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3 Solar Stocks That Could Be Multibaggers in the Making: February Edition

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Solar stocks continue to present intriguing opportunities for investors looking for growth potential. This February edition highlights three companies that stand out for their innovative approaches and strategic moves in the market. Each of these companies has demonstrated significant potential despite the challenges and volatility inherent in the solar industry.

The recent headwinds battering the solar industry may be disappointing for those who think in the short-term. However, looking further ahead, we can agree that solar will become a crucial part of the world’s transition to a carbon-free model.

So, with this growth prospect in mind, here are three solar stocks that could multiply investments and become multibaggers.

Enphase Energy (ENPH)

Smartphone with logo of American company company Enphase Energy Inc. (ENPH) on screen in front of business website. Focus on left of phone display. Unmodified photo.

Source: T. Schneider / Shutterstock.com

Enphase Energy (NASDAQ:ENPH) is known for its microinverters, energy storage systems and energy management technology.

The company remains a significant player in the solar energy sector despite facing challenges such as weaker-than-expected demand in Europe. Analysts appreciate it catering primarily to the rooftop solar market with a fully integrated solar-plus-storage solution.

The company has numerous forks in the fire for future growth. This includes starting battery manufacturing in the U.S. to enhance IRA incentives and support its bottom line. For Q4, management expects revenue in the $300 to $350 million range, with a gross margin above 40%, even excluding IRA benefits.

The company’s stock price has fallen 39.70% over the past year amid global headwinds that have battered the entire industry. This implies a substantial upside from its current stock price and thus, is undervalued.

JinkoSolar (JKS)

The JinkoSolar logo displayed on a plain white wall.

Source: Lutsenko_Oleksandr / Shutterstock.com

JinkoSolar (NYSE:JKS) is widespread in key markets worldwide. The company reported Q3 2023 earnings with a 63% year-over-year revenue increase and a notable improvement in gross profit. JKS stock’s diversified customer base spans various regions, including China, the United States, Japan, Germany and many others​.

JKS is gearing up for a good year in FY2024 with its N-type 66-cell solar panels deploying in African markets. These panels, boasting 600W power output and 22.72% efficiency, represent strong technological progress for the company. 

Some analysts are very bullish on JKS. The company’s P/E ratio stands significantly below the S&P 500 average for the solar sector. Assuming a conservative discount from the U.S. average P/E ratio due to unique risks, JKS still appears significantly undervalued. Its long-term valuation estimate places the stock price between $90-$100.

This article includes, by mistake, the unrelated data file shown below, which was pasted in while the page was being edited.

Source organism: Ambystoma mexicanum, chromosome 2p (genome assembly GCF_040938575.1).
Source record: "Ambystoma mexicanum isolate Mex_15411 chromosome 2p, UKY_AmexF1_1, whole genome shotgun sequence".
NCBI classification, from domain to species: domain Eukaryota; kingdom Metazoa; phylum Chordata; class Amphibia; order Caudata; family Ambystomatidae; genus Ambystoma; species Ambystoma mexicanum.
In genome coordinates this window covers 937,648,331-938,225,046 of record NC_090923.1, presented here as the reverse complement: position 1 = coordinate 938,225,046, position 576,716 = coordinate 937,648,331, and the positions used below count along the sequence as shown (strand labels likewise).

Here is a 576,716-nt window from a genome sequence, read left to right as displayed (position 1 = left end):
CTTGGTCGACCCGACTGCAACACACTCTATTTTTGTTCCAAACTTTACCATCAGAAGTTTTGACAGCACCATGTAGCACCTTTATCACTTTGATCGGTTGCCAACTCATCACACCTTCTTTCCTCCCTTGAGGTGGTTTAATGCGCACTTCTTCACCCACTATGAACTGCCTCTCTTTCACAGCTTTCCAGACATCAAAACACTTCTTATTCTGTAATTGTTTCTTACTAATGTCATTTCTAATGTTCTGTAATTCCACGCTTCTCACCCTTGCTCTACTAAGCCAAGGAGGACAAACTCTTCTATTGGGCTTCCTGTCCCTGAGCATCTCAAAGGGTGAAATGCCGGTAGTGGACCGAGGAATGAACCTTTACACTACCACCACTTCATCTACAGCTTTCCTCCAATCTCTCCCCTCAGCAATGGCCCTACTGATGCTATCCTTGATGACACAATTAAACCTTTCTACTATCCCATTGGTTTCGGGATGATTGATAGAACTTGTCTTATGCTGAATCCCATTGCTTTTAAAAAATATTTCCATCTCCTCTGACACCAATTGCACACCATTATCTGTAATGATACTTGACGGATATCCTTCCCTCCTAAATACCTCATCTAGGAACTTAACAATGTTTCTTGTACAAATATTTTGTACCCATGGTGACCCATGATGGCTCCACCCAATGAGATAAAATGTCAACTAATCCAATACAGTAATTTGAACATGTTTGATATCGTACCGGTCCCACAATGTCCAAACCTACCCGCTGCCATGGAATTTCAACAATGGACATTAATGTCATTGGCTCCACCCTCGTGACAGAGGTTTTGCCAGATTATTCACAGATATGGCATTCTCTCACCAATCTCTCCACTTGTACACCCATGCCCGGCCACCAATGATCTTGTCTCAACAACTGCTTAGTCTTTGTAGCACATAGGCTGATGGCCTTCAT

SinglePoint (SING)

rows of solar panels, representing solar stocks

Source: Love Silhouette / Shutterstock.com

SinglePoint (CBOE:SING) has completed the acquisition of the remaining interests in Boston Solar.  This move and its recent uplisting to the CBOE marketplace have strengthened SinglePoint’s balance sheet and credibility.

The CEO of SinglePoint has expressed confidence in the company’s trajectory, citing over $30 million in trailing 12-month revenues as a strong foundation for future growth. The focus for 2024 includes continuing to acquire accretive assets.

SING could be one of those multibaggers in the making due to its very low valuation. Its market cap was just 2.75 million and its share price hovers around the $0.34 mark.

The uplisting to the CBOE BZX market and the funds raised could be highly accretive for early investors. It gives the company the required liquidity to launch various projects, which is a huge advantage over its peers.

On the date of publication, Matthew Farley did not have (either directly or indirectly) any positions in the securities mentioned in this article. The opinions expressed are those of the writer, subject to the InvestorPlace.com Publishing Guidelines.

Matthew started writing coverage of the financial markets during the crypto boom of 2017 and was also a team member of several fintech startups. He then started writing about Australian and U.S. equities for various publications. His work has appeared in MarketBeat, FXStreet, Cryptoslate, Seeking Alpha, and the New Scientist magazine, among others.

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The views and opinions expressed herein are the views and opinions of the author and do not necessarily reflect those of Nasdaq, Inc.

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